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Judge Doyle Square

The site of a new public parking structure that is part of the Judge Doyle Square redevelopment project in Madison.  

After cutting ties with its private developing partner on a portion of the Judge Doyle Square project, the city is seeking applications for projects that include apartments for tenants with low- and moderate-income levels.

Madison’s City Council approved a deal with Beitler Real Estate Jan. 8 that transferred the development rights of half of the two-block downtown project to the city in exchange for a $700,000 payment to Beitler. The agreement was a way to settle a dispute over the project.

At the direction of Mayor Paul Soglin, the city created a set of requirements in a request for proposals for the block behind the Madison Municipal Building, otherwise known as Block 88.

The resolution, which will be introduced at the City Council’s meeting Tuesday, authorizes a request for proposals from developers that must include a workforce housing component with some units subject to rent and income restrictions that make them affordable for low- and moderate-income households.  

“Despite the record construction in terms of housing units, we still are facing the challenges that come with all the growth and population,” Soglin said. “We just have to increase, at all market levels, the amount of new housing stock in the city and obviously we want it throughout Madison and that includes the downtown.” 

Ald. Mike Verveer, District 4, said he has spoken with several local developers who are interested in partnering with the city.

"The downtown has seen relatively few affordable housing projects," Verveer said. "The possibility that many of these units could be designated as affordable workforce housing, to me, is a very laudatory goal and one that the mayor and I have agreed that we want to see happen."  

According to the requirements, the proposals must also be compatible with surrounding buildings, including the historic Municipal Building. The city will also give high priority to projects that maximize the tax base and can be built in a timely manner.  

To that end, a developer could proceed with the apartment project using a plan that has already received zoning approval from the city. This would speed up the process, because separate zoning approvals would not need to be granted.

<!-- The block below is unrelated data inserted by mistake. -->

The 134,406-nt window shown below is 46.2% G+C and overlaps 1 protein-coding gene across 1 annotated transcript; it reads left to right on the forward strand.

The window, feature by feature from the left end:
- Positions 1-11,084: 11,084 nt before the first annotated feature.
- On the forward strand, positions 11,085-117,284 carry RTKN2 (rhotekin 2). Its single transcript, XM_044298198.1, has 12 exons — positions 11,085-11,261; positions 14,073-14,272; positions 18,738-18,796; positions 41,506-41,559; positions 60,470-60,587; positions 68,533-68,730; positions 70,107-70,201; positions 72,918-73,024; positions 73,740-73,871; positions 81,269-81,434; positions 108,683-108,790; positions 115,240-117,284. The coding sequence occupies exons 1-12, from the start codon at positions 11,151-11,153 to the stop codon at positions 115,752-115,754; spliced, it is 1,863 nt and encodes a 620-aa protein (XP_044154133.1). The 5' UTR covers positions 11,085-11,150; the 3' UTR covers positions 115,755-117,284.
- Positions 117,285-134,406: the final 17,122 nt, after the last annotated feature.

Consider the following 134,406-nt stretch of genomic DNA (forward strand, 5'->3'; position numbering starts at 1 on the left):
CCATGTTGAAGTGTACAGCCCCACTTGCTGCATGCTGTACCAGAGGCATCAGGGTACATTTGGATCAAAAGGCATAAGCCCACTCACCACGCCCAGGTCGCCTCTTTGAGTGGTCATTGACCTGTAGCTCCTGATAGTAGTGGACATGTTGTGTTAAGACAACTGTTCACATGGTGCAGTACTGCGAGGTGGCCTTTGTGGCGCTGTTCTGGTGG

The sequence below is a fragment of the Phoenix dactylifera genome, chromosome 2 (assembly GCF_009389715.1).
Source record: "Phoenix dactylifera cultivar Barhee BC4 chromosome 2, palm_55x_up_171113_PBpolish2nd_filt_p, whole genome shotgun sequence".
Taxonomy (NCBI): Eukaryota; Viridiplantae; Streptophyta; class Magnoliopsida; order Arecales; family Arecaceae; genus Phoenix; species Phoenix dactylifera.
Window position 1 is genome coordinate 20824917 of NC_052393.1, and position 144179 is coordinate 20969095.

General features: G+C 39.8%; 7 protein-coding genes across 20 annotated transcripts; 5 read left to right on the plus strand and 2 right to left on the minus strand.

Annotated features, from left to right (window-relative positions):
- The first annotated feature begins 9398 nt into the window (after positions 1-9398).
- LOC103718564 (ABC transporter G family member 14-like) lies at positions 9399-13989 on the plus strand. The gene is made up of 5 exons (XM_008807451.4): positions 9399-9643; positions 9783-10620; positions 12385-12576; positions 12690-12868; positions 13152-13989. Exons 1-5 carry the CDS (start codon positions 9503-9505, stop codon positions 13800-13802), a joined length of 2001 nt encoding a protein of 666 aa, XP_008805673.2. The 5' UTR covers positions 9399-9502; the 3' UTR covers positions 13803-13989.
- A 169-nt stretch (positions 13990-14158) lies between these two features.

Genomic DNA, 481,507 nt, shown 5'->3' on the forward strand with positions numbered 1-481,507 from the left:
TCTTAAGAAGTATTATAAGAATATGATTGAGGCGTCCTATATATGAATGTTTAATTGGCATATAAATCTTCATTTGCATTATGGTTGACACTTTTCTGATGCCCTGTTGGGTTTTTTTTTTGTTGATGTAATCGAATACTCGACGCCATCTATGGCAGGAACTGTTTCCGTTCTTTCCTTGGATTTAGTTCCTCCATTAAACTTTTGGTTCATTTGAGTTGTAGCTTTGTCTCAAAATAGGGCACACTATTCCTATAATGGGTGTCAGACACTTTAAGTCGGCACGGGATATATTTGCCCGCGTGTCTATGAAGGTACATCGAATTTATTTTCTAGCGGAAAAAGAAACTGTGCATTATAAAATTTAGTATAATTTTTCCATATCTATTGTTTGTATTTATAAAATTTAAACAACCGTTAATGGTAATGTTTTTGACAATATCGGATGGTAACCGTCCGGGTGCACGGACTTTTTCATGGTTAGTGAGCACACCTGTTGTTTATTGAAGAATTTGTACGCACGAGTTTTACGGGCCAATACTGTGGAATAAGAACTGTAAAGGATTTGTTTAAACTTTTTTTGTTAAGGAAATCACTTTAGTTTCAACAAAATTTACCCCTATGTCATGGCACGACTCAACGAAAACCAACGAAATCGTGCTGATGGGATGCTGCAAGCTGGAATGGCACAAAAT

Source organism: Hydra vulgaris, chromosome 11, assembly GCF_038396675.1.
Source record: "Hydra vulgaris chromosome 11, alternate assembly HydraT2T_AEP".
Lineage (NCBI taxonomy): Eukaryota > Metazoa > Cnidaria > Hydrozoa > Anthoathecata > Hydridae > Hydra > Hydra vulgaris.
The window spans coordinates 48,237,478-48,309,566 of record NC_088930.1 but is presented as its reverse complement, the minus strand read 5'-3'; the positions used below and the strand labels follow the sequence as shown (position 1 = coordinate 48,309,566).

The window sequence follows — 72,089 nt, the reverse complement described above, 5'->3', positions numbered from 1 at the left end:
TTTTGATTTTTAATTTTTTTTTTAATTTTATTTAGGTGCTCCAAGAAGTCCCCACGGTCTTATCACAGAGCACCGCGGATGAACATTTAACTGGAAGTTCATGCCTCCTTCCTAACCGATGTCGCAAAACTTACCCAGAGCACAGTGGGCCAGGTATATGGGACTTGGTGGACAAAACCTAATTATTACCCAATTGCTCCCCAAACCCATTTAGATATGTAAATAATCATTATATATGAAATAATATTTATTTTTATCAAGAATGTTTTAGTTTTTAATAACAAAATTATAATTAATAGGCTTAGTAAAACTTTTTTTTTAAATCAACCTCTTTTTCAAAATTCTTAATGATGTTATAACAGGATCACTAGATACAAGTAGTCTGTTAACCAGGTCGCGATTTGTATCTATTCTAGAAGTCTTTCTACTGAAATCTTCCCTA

Verveer said residential developments tend to be more straightforward and completed more quickly. Working with third-party commercial tenants has proved complicated in the past. The city worked with Exact Sciences in a previous iteration of the project before the company unexpectedly dropped out. 

In addition, the air-rights above the parking must be leased or purchased at a fair market value. Parking in the new public garage will not be made available for the housing project and no tax incremental finance will be available for the project.

As part of the city’s development agreement, Beitler still plans to build apartments and a hotel to serve Monona Terrace. These will be built on the parcel that holds the Government East Garage, or Block 105. Government East will be demolished after the new city-built garage opens in August.

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The apartments outlined in the request for proposal for Block 88 would be built on top of the new parking garage, currently under construction, with ground-level commercial space, above ground parking and a structural slab.

Collectively, the above ground parking, commercial space and slab are called the podium. This part of the project was the subject of a lawsuit filedand later dropped — by Beitler.  

The major downtown development project has experienced its fair share of changes. Soglin said no development moves in a straight line.

“We’re more aware of the the jolts here, but it’s a universal problem, and it’s one that requires leadership that is flexible and prepared to respond to changes whether the changes are brought upon by the public, by the developer or by the City Council and the mayor,” Soglin said. 

Proposals are due in April with potential action by the city over the summer and a development agreement executed in August.

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Abigail Becker joined The Capital Times in 2016, where she primarily covers city and county government. She previously worked for the Wisconsin Center for Investigative Journalism and the Wisconsin State Journal.